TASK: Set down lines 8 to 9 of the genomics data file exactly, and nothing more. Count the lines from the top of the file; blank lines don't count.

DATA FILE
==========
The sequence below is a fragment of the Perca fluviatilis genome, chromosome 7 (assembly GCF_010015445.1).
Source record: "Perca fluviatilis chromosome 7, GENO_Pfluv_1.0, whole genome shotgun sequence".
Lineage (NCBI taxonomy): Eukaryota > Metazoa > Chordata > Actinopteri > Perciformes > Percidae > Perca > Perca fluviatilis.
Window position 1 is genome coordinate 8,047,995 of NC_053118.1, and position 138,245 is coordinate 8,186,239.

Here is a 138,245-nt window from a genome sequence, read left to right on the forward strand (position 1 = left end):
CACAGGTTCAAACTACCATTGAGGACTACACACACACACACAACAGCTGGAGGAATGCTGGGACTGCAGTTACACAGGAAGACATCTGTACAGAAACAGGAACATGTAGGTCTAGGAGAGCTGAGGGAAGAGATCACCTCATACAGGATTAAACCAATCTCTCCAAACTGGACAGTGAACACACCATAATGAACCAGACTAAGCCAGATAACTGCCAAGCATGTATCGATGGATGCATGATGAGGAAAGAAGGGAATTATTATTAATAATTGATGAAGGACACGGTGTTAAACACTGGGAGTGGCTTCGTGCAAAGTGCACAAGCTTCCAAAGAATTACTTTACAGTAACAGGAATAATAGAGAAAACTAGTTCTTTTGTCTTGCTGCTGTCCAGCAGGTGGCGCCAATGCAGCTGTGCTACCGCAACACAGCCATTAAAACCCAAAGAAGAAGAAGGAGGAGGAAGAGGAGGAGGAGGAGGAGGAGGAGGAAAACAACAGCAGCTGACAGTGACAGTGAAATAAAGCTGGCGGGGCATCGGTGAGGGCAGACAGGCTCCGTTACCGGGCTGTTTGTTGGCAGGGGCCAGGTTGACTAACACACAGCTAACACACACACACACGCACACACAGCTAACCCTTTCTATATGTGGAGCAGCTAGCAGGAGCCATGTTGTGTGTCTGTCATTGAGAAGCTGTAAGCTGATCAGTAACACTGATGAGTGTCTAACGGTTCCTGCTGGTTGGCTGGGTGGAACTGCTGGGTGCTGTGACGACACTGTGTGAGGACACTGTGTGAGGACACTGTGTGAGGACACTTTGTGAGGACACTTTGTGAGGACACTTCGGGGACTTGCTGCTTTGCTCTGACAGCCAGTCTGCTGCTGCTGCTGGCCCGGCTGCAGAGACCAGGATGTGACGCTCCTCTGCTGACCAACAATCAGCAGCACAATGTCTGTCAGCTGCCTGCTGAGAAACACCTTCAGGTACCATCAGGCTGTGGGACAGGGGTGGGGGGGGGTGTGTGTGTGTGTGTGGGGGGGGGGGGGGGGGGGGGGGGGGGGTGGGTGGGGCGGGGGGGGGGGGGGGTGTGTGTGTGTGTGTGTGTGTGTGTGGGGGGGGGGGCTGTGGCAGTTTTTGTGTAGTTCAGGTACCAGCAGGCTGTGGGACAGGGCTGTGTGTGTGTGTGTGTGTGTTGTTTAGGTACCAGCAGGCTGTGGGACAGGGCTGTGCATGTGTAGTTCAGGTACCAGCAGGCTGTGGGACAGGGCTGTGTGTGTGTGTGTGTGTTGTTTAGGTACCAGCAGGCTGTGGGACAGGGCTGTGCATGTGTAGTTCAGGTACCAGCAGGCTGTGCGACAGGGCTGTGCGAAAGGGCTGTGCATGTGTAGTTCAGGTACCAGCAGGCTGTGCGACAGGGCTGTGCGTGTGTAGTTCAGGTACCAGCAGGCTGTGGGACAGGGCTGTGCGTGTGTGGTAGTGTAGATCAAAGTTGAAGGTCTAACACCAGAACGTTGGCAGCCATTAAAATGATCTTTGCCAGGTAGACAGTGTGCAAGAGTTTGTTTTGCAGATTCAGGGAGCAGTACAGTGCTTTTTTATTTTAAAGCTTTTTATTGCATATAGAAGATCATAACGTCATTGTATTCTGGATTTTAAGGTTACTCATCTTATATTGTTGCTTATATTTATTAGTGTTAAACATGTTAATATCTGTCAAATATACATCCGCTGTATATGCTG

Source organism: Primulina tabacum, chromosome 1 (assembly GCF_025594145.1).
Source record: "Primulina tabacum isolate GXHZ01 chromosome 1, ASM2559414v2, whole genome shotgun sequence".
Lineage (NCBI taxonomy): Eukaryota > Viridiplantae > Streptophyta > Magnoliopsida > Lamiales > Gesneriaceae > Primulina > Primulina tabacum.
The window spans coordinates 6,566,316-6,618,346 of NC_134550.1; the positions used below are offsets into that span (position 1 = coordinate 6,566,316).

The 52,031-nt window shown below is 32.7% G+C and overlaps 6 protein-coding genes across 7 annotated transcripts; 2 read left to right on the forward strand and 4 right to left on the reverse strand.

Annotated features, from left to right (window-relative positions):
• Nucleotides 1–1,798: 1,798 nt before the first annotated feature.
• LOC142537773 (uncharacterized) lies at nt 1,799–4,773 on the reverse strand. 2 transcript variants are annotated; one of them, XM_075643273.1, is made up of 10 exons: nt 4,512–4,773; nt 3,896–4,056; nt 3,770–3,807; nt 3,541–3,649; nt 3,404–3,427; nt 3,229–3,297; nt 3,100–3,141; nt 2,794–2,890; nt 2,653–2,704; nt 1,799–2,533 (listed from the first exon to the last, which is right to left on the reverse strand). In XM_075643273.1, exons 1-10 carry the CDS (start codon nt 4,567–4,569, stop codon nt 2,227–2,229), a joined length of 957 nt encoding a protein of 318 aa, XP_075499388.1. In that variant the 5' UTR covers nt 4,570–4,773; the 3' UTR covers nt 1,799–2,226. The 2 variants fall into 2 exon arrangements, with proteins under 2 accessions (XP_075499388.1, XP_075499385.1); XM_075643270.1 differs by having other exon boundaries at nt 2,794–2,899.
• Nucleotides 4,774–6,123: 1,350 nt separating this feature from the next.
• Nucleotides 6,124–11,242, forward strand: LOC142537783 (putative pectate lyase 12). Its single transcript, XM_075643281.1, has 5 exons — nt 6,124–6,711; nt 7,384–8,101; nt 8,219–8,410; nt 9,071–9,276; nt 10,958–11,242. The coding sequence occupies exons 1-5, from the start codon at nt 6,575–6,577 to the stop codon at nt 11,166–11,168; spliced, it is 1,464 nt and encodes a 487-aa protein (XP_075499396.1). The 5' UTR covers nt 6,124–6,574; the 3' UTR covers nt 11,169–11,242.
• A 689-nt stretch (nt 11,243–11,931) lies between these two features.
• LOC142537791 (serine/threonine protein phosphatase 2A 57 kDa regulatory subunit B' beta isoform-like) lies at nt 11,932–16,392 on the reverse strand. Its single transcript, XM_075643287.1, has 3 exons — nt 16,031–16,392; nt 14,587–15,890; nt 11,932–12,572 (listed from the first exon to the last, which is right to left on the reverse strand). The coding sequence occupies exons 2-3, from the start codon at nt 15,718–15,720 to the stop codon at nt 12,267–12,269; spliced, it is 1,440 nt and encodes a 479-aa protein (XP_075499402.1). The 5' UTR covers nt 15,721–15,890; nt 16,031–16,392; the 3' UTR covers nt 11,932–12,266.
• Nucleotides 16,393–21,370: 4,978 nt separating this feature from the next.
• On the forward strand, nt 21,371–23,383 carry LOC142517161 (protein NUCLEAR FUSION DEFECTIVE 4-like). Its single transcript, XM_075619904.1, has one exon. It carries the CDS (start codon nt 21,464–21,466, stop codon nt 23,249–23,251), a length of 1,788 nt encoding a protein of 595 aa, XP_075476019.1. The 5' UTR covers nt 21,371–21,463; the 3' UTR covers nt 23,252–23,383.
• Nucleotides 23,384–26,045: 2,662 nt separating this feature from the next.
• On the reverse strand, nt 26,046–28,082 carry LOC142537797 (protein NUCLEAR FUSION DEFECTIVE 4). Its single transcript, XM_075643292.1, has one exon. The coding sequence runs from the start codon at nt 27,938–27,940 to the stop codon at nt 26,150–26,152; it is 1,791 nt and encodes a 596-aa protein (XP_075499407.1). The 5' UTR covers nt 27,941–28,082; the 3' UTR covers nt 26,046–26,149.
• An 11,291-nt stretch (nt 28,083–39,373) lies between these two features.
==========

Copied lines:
Source record: "Primulina tabacum isolate GXHZ01 chromosome 1, ASM2559414v2, whole genome shotgun sequence".
Lineage (NCBI taxonomy): Eukaryota > Viridiplantae > Streptophyta > Magnoliopsida > Lamiales > Gesneriaceae > Primulina > Primulina tabacum.